Orwell and Swift represent satirical scientific writers at opposing ends of ideology and a historical era. Swifts’ Tory anarchism and Orwell’s socialist beliefs would lead the audience to expect two very different views on progress. However, both choose to parody and satire progress to create fear and debate in the public domain. By examining the historical contexts in the themes of progress, anti-enlightenment and technology, it can be seen that the misuse of progress is feared in the time of Orwell and Swift.
Orwell dystopian earth is a state of equilibrium. The war of maintaining the status quo between the superpowers and between the layers of the party ensures that there is no progress in Airstrip one. This creates a war-torn ‘Airstrip one’, which parodies the reality of Post World War Two London:
The experience described in the first paragraph of not being able to close the door quickly enough ‘to prevent a swirl of gritty dust from entering along with him’ was a familiar experience: the dust from the bombsites. […] ‘victory mansions’ was familiar, and what a victory it seemed: food shortages and rationing had actually increased after the war.
This suggests that Orwell parodied post war life to show that without the ongoing war to distract people, progress would need to be made to increase the welfare of the population. This can be contrasted with Gulliver’s attempts to educate the king of Brobdingnag in warfare. Gulliver reports that the king is ‘struck with horror’ as he describes the abilities of a cannon. ‘He was amazed how […] I […] could entertain such inhuman ideas, and in a manner so familiar as to appear wholly unmoved at all by the scenes of blood and destruction’ . This could suggest that European culture was becoming too accustomed to violence of war and no longer concerned about military technological progress as long as winning was ensured. The kings Is only concerned with improving the lives of his subjects and not in conquering foreign territory. ‘ whoever could make two ears of corn, or two blades of grass to grow upon a spot of ground where only one grew before, would deserve better of mankind, and do more essential service to his country.’ This juxtaposes the decaying ‘airstrip one’ and implies that real progress can be made if war could be eliminated. The satire of swift can be taken as an attack on the Whigs foreign policy of war with France, which the Tories saw as pointless and with little benefit. Thus it can be seen that both Orwell and Swift illustrate the war is counter-productive to progress as it distracts from improving the lives of the common person.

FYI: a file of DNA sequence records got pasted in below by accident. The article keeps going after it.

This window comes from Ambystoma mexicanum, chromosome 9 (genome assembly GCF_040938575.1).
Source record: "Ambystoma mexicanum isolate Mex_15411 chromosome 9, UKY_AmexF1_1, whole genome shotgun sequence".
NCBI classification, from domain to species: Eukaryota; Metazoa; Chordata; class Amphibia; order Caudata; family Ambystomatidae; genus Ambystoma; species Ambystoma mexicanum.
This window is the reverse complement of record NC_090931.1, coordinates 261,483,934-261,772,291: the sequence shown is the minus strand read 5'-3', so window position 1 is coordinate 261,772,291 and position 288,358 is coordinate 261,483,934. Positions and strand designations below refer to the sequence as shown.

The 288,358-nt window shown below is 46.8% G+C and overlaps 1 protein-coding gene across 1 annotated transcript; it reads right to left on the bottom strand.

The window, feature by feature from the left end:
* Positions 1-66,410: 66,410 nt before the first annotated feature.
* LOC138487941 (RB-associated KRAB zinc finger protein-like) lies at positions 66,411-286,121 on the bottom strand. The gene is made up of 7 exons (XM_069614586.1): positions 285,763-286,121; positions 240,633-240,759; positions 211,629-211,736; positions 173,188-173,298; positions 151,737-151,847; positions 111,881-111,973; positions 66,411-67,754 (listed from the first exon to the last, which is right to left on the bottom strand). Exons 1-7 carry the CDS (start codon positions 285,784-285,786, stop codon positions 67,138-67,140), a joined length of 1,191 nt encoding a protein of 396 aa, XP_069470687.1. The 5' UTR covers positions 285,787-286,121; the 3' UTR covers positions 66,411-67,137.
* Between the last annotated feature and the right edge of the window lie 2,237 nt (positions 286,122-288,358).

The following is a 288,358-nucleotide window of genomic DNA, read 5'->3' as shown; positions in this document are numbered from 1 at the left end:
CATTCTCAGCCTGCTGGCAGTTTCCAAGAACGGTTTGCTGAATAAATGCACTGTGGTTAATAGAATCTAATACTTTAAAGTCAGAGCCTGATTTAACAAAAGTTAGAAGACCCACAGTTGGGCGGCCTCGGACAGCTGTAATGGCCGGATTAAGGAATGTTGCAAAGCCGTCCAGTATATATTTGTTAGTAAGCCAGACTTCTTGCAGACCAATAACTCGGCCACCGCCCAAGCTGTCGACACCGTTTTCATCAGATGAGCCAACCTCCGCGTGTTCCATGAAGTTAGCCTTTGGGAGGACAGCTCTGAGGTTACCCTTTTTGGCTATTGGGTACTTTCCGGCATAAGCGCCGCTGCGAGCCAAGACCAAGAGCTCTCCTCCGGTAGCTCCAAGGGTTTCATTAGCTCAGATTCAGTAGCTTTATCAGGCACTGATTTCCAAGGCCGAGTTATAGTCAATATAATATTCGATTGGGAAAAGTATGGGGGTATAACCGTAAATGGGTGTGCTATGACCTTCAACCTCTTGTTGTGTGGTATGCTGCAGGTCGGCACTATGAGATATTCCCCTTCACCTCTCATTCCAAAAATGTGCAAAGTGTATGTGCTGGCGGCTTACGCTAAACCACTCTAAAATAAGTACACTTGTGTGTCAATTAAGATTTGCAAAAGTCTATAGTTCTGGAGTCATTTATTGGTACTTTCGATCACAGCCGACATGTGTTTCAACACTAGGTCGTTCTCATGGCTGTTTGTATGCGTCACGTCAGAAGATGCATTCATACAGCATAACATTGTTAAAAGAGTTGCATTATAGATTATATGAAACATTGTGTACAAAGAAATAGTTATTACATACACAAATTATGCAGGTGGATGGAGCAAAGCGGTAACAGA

Moreover, it could be argued that the lack of progress has allowed regression to become a theme in both novels. The Party’s desire to maintain a status quo in living standards is a failure as the cities begin to decay. Orwell writes:
The reality was decaying, dingy cities where underfed people shuffled to and fro in leaky shoes, in patched up...